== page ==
In most all SWB cases, victims hold their breath “under the mistaken assumption that they can increase their own cardiovascular capacity,” Kevin Trapani, president and chief executive officer of The Redwoods Group, a North Carolina-based insurance provider to YMCAs, says in a video message on the company’s website. “It doesn’t work. We cannot allow people to practice breath-hold training at our YMCAs, at our JCCs, at our camps, in our pools, in our lakes, anywhere. Ever.”
Trapani added that SWB education is a never-ending process: “Part of our challenge is that we have very high turnover among our aquatics staff.”
As The Redwoods Group states in some of its SWB literature, “A lifeguard’s role is to ensure the safety of swimmers — that includes enforcing pool safety protocols. All lifeguards should be thoroughly knowledgeable regarding the dangers of shallow water blackout. They should understand that they have the power and responsibility to stop any hypoxic activity that is being done in their pools. Management should clearly communicate their support of the lifeguards in the enforcement of this policy.”
Griffiths and Milner are pushing for mandatory signage at all aquatic facilities prohibiting underwater training and long breath-holding. At least one company, Milford, Pa.-based Clarion Safety Systems LLC, has developed copyrighted signs targeting SWB, including a diamond-shaped yellow sign that shows a person plugging his nose surrounded by a red circle with a line through it. Below, the copy reads: “No Long Breath Holding.” A similar sign includes additional verbiage, explaining why underwater breath-holding is dangerous. Signs can be customized in several different languages.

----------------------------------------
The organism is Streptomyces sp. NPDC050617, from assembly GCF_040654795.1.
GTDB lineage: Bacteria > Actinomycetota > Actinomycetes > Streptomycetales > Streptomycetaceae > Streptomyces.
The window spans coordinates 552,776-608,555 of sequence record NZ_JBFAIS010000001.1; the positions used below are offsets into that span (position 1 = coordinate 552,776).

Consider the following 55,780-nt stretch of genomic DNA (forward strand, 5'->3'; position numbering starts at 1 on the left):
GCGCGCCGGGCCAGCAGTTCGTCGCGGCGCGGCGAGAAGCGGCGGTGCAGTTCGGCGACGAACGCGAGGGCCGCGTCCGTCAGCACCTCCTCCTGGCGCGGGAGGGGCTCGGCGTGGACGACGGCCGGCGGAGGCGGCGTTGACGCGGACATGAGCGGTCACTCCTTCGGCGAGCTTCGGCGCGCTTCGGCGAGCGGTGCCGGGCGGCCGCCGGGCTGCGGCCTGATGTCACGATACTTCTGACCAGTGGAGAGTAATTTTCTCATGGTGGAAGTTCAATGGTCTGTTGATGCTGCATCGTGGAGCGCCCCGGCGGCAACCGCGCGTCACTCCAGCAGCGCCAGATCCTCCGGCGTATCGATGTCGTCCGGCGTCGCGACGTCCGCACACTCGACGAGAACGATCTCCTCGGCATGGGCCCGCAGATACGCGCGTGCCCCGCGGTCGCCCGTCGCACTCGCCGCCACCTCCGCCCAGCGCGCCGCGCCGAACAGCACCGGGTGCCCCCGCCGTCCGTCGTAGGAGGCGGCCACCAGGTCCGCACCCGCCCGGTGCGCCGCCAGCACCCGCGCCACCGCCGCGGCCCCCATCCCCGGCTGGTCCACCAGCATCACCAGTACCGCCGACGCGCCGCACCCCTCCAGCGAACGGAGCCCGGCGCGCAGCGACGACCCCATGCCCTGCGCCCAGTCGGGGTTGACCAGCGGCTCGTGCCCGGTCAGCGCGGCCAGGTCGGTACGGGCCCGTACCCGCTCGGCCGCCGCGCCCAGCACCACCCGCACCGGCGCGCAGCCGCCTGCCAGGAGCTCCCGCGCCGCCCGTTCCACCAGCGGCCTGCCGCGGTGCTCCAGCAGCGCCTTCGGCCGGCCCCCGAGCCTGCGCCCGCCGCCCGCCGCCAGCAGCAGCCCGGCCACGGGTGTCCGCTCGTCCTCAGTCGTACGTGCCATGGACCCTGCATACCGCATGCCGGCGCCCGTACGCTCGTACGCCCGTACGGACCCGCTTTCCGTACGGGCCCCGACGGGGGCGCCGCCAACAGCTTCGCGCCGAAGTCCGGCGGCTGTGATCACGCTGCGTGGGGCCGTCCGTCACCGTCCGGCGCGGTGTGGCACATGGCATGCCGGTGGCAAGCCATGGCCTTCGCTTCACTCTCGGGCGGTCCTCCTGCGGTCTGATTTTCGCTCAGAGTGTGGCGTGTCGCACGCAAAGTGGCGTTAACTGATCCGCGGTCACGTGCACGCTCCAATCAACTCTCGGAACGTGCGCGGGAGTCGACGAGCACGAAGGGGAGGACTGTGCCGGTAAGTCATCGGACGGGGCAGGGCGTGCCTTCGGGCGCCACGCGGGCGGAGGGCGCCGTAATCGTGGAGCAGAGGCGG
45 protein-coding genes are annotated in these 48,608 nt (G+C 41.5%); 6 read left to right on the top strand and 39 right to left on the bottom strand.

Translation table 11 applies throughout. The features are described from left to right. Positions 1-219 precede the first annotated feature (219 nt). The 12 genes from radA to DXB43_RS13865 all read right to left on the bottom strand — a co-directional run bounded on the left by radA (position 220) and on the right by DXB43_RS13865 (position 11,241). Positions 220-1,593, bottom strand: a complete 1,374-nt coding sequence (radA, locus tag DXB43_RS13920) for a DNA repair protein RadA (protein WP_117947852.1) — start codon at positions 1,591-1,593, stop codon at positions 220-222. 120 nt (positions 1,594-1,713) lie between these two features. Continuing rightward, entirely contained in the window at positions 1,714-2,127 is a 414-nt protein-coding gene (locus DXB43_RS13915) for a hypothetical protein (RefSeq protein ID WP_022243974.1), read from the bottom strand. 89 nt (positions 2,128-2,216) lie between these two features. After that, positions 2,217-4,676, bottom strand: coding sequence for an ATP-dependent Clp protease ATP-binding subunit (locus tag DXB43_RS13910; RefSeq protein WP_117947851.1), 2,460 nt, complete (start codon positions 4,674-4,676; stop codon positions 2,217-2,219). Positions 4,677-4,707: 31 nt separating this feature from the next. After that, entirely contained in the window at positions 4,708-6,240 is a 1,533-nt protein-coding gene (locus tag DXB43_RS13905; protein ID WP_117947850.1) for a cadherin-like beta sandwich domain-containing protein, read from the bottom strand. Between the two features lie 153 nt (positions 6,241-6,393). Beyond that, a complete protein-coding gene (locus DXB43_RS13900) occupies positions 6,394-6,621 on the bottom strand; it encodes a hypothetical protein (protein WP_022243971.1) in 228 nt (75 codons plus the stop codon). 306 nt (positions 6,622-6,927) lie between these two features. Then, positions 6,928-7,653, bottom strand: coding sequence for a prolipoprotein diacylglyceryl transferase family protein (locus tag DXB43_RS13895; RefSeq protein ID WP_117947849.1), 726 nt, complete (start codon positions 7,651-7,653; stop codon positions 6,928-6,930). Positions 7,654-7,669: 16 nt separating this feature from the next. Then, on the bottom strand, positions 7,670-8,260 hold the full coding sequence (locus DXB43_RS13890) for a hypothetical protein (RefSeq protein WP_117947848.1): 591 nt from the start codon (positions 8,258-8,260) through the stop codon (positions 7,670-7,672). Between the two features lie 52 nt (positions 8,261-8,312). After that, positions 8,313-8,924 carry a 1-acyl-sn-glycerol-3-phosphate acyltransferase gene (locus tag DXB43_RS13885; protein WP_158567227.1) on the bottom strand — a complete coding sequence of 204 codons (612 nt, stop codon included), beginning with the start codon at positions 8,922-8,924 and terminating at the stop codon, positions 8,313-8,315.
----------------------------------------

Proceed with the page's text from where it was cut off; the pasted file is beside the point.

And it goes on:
The assassination of Osama bin Laden by a group of Navy SEALs has heightened interest in the SEALs program and motivated more people to practice underwater breath-holding on their own, according to Griffiths. In fact, Navy SEALs hopefuls (such as Vitenko) are prime SWB candidates. “People should not be doing any underwater breath-holding activities until they get in the military,” where they are supervised, he says.
Swimmers who go multiple pool lengths without taking a breath — “I promise you, somewhere that’s happening right now,” Trapani says in his video message — also are at great risk. In Griffiths’ research, every swimmer who died while attempting to swim laps underwater died while swimming the third pool length. Breath-holding swimmers who take long, exaggerated strokes before eventually just stopping altogether may be exhibiting potentially deadly SWB symptoms.
That said, Griffiths contends that the majority of swimming coaches still encourage hypoxic training with low-frequency breathing patterns. In 2009, an Indiana high school swim coach passed out while swimming beneath the surface and had to be rescued by a freshman member of the team. He reportedly had challenged his swimmers to see who could swim farther than him without coming up for air. On his third lap, the coach twisted suddenly and floated to the surface, yet his head remained submerged. “Not only did that coach almost kill himself, he almost showed 50 other people how to kill themselves,” Griffiths says. “If all facilities were signed properly, there is a good chance that people wouldn’t do it. And if they did do it, the media would say there was a sign stating they shouldn’t, but they did it anyway. That would help get the word out about the dangers of shallow water blackout.”